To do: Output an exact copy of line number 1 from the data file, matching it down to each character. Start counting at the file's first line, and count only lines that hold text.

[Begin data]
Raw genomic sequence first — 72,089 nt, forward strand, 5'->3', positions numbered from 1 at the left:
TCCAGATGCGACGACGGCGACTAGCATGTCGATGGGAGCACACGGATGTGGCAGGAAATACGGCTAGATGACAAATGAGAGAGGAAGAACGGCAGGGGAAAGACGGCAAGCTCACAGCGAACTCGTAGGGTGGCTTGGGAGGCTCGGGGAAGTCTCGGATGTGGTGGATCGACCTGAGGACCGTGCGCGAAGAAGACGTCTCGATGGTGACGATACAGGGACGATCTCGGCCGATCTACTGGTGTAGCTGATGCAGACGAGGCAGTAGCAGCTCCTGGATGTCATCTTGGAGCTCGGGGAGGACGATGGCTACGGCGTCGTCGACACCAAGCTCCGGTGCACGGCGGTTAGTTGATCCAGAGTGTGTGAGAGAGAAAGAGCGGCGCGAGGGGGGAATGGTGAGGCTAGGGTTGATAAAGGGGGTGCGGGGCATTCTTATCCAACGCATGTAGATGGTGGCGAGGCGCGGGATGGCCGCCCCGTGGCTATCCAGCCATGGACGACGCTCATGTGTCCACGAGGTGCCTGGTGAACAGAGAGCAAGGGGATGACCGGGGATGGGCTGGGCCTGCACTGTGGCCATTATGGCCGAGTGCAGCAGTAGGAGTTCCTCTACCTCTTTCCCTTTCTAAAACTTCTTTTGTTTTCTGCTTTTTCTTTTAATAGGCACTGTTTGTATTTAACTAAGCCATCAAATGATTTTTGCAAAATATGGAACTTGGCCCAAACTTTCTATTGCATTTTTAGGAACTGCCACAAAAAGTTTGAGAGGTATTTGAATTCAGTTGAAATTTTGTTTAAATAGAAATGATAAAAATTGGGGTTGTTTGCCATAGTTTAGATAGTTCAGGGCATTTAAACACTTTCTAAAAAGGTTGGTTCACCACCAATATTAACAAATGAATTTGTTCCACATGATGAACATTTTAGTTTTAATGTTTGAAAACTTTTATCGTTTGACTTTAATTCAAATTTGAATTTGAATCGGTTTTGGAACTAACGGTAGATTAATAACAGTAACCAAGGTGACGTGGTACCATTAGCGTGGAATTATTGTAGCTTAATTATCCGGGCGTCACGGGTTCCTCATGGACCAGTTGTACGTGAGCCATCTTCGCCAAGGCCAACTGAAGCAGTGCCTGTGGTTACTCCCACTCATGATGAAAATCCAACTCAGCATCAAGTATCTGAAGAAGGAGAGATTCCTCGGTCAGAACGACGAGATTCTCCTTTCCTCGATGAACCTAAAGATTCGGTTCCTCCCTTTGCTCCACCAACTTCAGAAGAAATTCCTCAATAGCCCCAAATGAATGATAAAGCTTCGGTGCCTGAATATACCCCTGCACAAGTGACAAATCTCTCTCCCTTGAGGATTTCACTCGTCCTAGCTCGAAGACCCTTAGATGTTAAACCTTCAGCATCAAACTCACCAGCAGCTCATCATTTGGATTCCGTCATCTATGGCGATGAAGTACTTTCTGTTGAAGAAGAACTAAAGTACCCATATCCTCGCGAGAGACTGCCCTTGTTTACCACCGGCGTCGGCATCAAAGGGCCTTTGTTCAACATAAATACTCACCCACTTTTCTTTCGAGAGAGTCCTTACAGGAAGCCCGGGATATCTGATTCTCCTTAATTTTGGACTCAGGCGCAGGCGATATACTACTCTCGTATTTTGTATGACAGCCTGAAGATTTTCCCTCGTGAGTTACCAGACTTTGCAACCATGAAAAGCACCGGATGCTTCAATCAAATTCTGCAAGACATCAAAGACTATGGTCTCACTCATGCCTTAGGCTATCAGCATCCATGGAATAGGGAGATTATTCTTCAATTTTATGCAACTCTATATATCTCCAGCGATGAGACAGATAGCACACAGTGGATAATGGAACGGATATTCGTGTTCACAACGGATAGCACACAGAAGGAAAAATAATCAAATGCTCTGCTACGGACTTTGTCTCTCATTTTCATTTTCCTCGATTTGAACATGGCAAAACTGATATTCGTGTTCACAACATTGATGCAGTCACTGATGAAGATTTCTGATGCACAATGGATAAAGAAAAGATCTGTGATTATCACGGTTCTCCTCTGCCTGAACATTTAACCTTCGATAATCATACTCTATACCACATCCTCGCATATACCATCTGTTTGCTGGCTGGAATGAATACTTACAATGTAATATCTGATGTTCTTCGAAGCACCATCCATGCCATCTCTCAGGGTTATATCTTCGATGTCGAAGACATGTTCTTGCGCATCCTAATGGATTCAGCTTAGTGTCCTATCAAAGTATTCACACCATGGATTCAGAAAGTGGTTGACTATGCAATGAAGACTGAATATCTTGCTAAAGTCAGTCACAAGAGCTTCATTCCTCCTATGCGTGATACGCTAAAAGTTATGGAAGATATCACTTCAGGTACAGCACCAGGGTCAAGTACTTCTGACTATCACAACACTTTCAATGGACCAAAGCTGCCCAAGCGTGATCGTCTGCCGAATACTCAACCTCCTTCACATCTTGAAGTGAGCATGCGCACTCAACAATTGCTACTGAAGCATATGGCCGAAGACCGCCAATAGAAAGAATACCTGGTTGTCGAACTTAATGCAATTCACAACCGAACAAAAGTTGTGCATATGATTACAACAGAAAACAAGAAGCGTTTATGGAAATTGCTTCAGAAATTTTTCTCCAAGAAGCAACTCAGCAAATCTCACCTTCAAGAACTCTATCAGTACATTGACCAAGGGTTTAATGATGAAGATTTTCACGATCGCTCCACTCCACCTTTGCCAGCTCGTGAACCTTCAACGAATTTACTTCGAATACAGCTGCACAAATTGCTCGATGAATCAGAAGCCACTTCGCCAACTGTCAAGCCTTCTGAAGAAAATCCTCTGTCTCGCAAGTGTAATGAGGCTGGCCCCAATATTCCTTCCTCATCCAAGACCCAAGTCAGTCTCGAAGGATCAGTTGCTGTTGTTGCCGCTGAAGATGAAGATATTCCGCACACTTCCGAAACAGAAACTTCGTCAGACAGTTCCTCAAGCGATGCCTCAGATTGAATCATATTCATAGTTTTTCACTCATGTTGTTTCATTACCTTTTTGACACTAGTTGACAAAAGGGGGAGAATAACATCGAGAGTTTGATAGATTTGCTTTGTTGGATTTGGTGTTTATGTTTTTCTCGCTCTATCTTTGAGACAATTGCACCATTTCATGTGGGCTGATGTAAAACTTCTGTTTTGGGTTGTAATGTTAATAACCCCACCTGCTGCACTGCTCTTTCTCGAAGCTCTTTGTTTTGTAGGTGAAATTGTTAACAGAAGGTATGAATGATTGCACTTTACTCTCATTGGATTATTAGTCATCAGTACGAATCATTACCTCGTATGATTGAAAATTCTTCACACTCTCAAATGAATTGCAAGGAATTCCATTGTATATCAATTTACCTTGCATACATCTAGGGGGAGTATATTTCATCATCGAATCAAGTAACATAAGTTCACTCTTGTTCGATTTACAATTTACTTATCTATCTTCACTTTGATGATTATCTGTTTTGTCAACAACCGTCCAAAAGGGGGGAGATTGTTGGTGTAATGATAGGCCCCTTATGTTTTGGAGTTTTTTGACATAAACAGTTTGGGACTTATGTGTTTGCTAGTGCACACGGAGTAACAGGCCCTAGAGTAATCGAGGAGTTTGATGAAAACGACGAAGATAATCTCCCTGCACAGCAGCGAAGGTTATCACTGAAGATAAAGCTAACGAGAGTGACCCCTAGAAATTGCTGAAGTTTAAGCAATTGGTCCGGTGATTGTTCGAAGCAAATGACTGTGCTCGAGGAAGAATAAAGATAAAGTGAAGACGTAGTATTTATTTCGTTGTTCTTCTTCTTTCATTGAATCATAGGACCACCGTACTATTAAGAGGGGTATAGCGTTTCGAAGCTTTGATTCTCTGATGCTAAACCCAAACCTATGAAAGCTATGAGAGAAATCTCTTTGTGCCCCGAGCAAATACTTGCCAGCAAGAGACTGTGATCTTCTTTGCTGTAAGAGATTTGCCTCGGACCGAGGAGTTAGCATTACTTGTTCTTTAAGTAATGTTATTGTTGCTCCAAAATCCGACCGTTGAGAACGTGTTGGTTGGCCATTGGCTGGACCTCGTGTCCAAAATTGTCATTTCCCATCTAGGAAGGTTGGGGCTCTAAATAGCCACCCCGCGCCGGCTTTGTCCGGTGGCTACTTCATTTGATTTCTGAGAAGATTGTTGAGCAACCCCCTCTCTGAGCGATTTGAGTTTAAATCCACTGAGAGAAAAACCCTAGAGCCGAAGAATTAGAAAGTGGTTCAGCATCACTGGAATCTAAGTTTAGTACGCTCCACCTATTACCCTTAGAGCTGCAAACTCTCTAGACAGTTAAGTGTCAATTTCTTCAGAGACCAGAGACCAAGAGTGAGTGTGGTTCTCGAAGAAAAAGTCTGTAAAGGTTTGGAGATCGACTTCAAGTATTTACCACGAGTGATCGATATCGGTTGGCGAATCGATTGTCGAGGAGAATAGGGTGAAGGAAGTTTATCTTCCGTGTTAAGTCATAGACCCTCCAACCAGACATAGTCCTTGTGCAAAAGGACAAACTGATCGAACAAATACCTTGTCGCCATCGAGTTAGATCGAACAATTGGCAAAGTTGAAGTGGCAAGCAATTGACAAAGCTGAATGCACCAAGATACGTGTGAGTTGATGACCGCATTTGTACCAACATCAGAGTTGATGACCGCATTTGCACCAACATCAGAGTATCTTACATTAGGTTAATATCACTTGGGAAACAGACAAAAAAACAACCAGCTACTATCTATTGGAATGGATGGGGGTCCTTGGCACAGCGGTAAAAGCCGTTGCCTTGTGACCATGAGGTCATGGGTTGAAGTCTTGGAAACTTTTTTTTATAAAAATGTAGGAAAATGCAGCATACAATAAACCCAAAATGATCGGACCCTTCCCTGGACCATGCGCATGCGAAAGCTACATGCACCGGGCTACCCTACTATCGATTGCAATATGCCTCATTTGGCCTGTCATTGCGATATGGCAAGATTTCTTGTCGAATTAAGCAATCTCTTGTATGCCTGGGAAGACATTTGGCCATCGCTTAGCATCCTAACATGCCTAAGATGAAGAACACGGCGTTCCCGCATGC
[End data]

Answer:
Raw genomic sequence first — 72,089 nt, forward strand, 5'->3', positions numbered from 1 at the left: